Filtering home Internet access with Squid

Client Maintenance

The next step is to modify the ACL

(Access Control List) settings in squid.conf. To assign different filter rules to different users – for example, stricter rules for children – you first need to tell Squid what criteria to apply to incoming requests.

Listing 2 adds client IP addresses for Mom (Marion), Dad (Archie), a son (Simon), and a daughter (Tanja). At the same time, the listing tells Squid to accept requests from the local network.

Listing 2

ACL Settings

# Individual client definitions
acl marion src 192.168.1.1/32
acl archie src 192.168.1.2/32
acl simon src 192.168.1.3/32
acl tanja src 192.168.1.4/32
01 # Allow Squid to accept requests from the local network
02 acl localhost src 192.168.1.0/24
03 acl to_localhost dst 192.168.1.0/24

Time-Based and Manual Blocks

In my experience, it is often hard to keep the kids off the computer, especially if they have Internet access. Squid lets you block online access at certain times of the day. Listing 3 gives an example that defines a time slot for older kids between 1:00pm and 9:00pm Monday through Friday, while restricting access for the younger kids to 1:00pm and 7:00pm.

Listing 3

Time Slots

acl big_kids time MTWHF 13:00-21:00
acl small_kids time MTWHF 13:00-19:00
http_access deny simon ! big_kids
http_access deny tanja ! small_kids

Because Simon is older, he is allowed to surf later than his little sister, Tanja; this is set in the http_access lines, which are read as follows: "The client called Simon is not allowed to surf the Internet, except at the times defined in the ACL big_kids." Both kids are allowed unrestricted Internet access on weekends, and no restrictions apply to the parents.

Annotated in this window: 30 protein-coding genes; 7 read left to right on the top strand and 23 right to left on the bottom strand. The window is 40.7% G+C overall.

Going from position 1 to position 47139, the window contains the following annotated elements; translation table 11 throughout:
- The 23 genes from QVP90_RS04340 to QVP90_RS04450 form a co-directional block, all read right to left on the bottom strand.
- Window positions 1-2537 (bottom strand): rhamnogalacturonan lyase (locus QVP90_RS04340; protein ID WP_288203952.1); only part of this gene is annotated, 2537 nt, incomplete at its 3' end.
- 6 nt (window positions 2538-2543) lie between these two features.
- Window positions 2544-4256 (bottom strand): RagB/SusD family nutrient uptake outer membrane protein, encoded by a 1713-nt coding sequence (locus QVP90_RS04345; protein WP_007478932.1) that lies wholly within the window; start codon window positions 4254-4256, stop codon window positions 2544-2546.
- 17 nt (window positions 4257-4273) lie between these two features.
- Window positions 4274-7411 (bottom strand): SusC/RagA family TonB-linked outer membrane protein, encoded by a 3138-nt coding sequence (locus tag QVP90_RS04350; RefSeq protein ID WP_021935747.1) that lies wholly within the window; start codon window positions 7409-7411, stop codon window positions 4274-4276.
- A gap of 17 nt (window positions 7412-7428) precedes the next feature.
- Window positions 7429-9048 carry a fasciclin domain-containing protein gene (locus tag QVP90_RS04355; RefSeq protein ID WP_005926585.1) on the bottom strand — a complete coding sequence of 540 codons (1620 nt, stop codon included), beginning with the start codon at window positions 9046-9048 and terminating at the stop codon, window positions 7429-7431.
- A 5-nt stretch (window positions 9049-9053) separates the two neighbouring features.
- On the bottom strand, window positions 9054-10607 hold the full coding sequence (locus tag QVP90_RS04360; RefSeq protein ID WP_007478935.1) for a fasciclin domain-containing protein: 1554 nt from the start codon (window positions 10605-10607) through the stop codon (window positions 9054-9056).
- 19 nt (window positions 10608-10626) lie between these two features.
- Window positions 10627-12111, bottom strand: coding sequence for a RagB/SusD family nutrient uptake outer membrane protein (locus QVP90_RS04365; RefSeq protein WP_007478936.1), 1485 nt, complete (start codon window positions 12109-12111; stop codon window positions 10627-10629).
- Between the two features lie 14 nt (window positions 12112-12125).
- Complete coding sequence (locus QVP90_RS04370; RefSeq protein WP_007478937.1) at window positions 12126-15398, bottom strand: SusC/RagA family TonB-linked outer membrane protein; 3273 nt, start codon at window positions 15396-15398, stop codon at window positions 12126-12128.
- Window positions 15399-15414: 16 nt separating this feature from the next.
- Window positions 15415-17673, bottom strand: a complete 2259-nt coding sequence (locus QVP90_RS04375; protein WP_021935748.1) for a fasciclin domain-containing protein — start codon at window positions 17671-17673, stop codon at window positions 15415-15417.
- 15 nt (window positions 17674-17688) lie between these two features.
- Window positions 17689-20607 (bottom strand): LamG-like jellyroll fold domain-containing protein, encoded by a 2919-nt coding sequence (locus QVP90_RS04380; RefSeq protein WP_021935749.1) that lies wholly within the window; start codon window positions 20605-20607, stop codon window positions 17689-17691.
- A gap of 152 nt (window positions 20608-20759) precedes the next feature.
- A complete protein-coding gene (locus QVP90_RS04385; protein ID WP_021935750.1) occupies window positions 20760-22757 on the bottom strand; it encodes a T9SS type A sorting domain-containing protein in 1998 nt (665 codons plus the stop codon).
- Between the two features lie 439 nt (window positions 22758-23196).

Sometimes it makes sense to completely block Internet access for a client. Just add the contents of Listing 4 to the configuration file. The /usr/share/squid/blocked_clients file itself only contains the IP addresses and netmasks of the clients you want to block (Listing 5).

Listing 4

Blocking Access

acl blocked_clients src "/usr/share/squid/blocked_clients"
http_access deny blocked_clients

Listing 5

blocked_clients

192.168.1.3/32
192.168.1.4/32

A simple shell command is all it takes to add clients to the list. The command

echo 192.168.1.3/32 >> &&
/usr/share/squid/blocked_clients &&
/etc/init.d/squid reload

puts Simon on the block list. Typing

sed /^192.168.1.3\\/32$/d -i &&
/usr/share/squid/blocked_clients &&
/etc/init.d/squid reload

removes the entry.

Ads and Cookies

In addition to simple website blocking, Squid offers more advanced features: In combination with the free Privoxy [3] tool, it will filter banners and similar elements while you surf the web. To enable Privoxy, just add the lines from Listing 6.

Listing 6

Enable Privoxy

01 # adding Privoxy as a filter
02 cache_peer 127.0.0.1 parent 8118 7 no-query
03 never_direct allow all
04
05 # Do not route FTP requests via Privoxy
06 acl ftp proto FTP
07 always_direct allow ftp

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